The New York Times reports: Syrian Kurdish parties are working on a plan to declare a federal region across much of northern Syria, several of their representatives said on Wednesday. They said their aim was to formalize the semiautonomous zone they have established during five years of war and to create a model for decentralized government throughout the country.
If they move ahead with the plan, they will be dipping a toe into the roiling waters of debate over two proposals to redraw the Middle East, each with major implications for Syria and its neighbors.
One is the longstanding aspiration of Kurds across the region to a state of their own or, failing that, greater autonomy in the countries where they are concentrated: Turkey, Iraq, Iran and Syria, all of which view such prospects with varying degrees of horror.
The other is the idea of settling the Syrian civil war by carving up the country, whether into rump states or, more likely, into some kind of federal system. The proposal for a federal system has lately been floated by former Obama administration officials and publicly considered by Secretary of State John Kerry, but rejected not only by the Syrian government but by much of the opposition as well. [Continue reading…]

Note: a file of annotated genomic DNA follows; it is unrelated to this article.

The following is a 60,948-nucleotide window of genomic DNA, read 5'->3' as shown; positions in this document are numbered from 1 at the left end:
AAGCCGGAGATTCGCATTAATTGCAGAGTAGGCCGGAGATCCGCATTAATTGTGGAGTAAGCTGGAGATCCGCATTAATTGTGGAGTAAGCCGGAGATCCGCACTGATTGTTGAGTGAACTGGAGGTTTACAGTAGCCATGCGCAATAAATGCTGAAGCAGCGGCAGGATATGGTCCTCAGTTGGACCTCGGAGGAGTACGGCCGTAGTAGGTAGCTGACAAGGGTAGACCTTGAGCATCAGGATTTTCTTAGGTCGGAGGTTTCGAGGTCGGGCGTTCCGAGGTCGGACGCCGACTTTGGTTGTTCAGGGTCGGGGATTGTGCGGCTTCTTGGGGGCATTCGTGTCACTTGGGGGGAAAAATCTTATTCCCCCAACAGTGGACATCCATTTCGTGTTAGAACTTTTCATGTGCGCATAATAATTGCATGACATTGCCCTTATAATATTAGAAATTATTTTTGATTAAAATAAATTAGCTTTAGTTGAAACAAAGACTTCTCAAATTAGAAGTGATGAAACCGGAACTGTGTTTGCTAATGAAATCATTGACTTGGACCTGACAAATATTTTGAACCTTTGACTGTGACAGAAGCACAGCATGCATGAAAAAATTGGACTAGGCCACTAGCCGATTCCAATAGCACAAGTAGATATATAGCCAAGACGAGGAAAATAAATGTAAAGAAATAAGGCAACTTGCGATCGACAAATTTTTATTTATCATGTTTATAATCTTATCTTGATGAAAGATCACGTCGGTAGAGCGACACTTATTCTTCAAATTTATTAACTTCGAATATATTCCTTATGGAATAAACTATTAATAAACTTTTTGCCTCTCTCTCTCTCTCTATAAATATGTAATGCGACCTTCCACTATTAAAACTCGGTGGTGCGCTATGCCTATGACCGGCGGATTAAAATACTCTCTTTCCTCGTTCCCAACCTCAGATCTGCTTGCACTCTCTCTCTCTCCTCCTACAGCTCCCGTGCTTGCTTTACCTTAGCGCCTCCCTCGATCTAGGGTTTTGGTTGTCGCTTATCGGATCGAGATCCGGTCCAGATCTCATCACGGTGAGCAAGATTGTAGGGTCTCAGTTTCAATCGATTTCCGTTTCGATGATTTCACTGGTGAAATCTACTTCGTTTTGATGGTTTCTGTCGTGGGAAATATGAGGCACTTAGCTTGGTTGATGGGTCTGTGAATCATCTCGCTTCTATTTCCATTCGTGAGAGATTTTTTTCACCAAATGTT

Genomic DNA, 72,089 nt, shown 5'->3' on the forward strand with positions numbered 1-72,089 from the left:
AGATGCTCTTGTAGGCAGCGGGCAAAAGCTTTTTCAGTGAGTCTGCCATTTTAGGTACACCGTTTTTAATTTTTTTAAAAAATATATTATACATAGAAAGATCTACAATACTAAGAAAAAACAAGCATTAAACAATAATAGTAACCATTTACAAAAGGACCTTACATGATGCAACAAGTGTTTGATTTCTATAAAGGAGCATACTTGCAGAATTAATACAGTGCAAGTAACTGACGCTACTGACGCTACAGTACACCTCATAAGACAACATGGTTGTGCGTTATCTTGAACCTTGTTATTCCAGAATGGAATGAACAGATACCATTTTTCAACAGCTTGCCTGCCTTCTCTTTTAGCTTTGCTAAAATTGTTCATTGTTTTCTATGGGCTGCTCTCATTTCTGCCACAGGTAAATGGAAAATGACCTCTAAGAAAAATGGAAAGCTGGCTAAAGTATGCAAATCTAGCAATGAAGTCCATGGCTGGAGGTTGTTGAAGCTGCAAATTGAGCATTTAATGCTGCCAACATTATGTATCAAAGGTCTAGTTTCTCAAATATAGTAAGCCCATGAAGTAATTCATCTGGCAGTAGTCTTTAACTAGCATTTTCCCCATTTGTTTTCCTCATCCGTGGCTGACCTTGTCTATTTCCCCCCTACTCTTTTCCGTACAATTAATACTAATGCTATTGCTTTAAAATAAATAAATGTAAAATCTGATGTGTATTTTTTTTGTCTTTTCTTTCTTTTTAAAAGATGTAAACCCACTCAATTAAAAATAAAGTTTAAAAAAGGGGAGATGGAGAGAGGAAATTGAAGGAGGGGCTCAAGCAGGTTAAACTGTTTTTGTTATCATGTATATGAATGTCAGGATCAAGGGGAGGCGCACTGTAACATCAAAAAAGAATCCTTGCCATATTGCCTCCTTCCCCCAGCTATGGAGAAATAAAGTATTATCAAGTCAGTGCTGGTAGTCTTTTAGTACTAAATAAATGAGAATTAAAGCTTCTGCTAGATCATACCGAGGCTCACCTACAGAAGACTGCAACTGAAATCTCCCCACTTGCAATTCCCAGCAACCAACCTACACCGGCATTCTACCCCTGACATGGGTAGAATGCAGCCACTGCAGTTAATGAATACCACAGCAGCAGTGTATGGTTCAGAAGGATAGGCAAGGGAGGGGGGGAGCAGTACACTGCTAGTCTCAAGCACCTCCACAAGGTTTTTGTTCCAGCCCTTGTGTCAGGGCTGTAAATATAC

Middle East Eye reports: Syrian Kurds have declared a “Federation of Northern Syria” that unites three Kurdish majority areas into one entity, an announcement swiftly denounced by the Syrian government, opposistion and regional powers.
According to Kurdish Democratic Union Party (PYD) official Idris Nassan, the plan will involve “areas of democratic self-administration” under the federal banner, encompassing all ethnic and religious groups living in the area.
Two officials at talks involving Kurdish, Arab, and other parties in the town of Rmeilan told the AFP news agency that delegates had agreed a “federal system” unifying the three mainly Kurdish cantons in northern Syria.
According to the pro-Kurdish Firat News Agency (ANF), the “Rojava and Northern Syria Unied Democratic System Document Text” was approved after a vote from 200 delegates, which included Arab, Kurdish, Armenian, Turkmen, Chechen, Syriac and other ethnic groups.
The boundaries of the federalised region have yet to be established, according to a delegate to the talks on Twitter. [Continue reading…]